Type 1 diabetes, sometimes called insulin-dependent diabetes or juvenile diabetes, results from your pancreas’ inability to produce the required insulin for your body because of the loss or dysfunction of beta cells in your pancreas. The exact cause of type 1 diabetes remains unknown, although it is believed to involve a combination of environmental and genetic factors. The underlying mechanism of beta cell problems appears to involve an auto-immune attack. Auto-immune reactions occur when your body’s own defense system mistakenly targets its own cells and destroys them. In the case of diabetes, the immune system may target and destroy the beta cells in the pancreas. Type 1 diabetes must be managed with daily insulin injections and meal planning to lower and control blood sugar levels.
Gestational diabetes is a third type of diabetes. It is a temporary diabetic condition that occurs when pregnant women, who did not previously have a history of diabetes, suddenly develop high blood sugar levels during pregnancy. It affects between two to four percent of all pregnancies. It is caused by not having enough insulin, which can lead to insulin resistance. Some risk factors for gestational diabetes include being overweight, having gestational diabetes in previous pregnancies, having polycystic ovarian syndrome, and a family history of type 2 diabetes. Gestational diabetes increases the risk of depression, pre-eclampsia, and Caesarean section. Babies that are born to mothers who have inadequately treated their gestational diabetes are at an increased risk of having low blood sugar. This is due to the mother’s high blood sugar crossing into the baby’s bloodstream and prompting the baby’s pancreas to start producing insulin. Babies born to mothers with gestational diabetes may also become too large, and have an increased risk of jaundice. In the long-term, these children are also at a higher risk of becoming overweight and developing type 2 diabetes later in life.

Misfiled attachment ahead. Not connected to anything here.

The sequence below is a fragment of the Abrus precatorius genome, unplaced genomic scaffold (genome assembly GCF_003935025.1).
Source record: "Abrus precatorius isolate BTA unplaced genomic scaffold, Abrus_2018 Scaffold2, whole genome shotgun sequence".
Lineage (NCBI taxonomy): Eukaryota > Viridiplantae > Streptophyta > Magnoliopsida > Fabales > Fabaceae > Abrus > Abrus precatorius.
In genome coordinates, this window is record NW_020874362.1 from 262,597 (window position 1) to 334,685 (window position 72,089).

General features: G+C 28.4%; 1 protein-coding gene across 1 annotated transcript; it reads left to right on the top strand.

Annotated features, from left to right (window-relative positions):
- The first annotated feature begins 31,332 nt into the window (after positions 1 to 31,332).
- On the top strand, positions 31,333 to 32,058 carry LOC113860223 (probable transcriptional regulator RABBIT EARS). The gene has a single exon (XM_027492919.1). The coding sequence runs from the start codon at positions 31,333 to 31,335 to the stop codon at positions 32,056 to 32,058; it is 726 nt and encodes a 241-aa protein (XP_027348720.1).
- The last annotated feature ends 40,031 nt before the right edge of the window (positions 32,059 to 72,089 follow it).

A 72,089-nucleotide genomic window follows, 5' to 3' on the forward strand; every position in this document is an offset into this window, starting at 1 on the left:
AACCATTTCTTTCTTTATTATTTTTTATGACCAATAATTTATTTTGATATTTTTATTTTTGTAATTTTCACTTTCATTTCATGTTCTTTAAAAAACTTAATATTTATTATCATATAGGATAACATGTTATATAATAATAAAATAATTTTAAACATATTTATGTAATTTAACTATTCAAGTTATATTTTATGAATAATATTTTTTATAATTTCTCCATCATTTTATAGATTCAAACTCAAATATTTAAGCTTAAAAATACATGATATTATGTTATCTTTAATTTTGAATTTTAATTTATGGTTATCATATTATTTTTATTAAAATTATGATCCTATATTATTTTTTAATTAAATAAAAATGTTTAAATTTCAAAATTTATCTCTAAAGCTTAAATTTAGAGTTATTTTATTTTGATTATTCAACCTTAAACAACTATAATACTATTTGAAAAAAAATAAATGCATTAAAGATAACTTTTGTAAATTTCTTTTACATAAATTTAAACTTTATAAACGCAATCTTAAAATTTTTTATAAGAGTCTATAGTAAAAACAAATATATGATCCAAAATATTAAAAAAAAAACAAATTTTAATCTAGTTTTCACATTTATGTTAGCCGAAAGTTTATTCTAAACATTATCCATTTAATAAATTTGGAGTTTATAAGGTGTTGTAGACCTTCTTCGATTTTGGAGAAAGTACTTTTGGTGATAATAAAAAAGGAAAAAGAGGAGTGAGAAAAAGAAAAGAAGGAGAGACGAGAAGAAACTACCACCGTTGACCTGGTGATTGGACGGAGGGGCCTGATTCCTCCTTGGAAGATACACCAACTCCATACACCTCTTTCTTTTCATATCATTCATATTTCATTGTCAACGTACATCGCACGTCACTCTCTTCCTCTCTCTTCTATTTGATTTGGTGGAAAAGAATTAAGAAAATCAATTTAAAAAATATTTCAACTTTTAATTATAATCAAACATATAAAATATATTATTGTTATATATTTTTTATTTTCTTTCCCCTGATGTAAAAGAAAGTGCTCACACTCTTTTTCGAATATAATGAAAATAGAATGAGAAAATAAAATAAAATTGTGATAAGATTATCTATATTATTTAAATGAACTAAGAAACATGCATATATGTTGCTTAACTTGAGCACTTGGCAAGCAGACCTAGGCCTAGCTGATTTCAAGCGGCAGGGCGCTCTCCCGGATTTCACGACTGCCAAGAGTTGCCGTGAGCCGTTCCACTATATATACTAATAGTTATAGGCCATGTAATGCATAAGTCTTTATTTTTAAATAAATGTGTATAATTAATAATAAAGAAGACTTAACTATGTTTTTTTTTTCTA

An insulin analog is man-made insulin produced using recombinant DNA technology. The human insulin gene is inserted into E. coli bacteria, or into yeast, which then produces insulin for human use. This synthesized insulin is sometimes given minor structural changes to give it specific characteristics. This is how different insulin, such as NPH insulin, is made. However, once the insulin is absorbed by the body, it acts just like naturally occurring, human insulin. This technology has been used to produce two main types of insulin analogs: those that are more rapidly absorbed and act faster, and those that are released slowly and work over the course of the day. The faster-acting insulin analogs are designed to protect you against mealtime spikes and fluctuations in blood sugar levels. These are called mealtime, or bolus insulins. Insulins that have an extended duration of action are used for maintaining blood sugar levels throughout the day and night. These are called basal, or background insulins. Recombinant technology has almost completely replaced insulin produced from animals, such as pigs and cows. Before synthesized insulin, pig pancreases were used to produce usable insulin. It took two tons of pig pancreas to produce only eight ounces of purified insulin.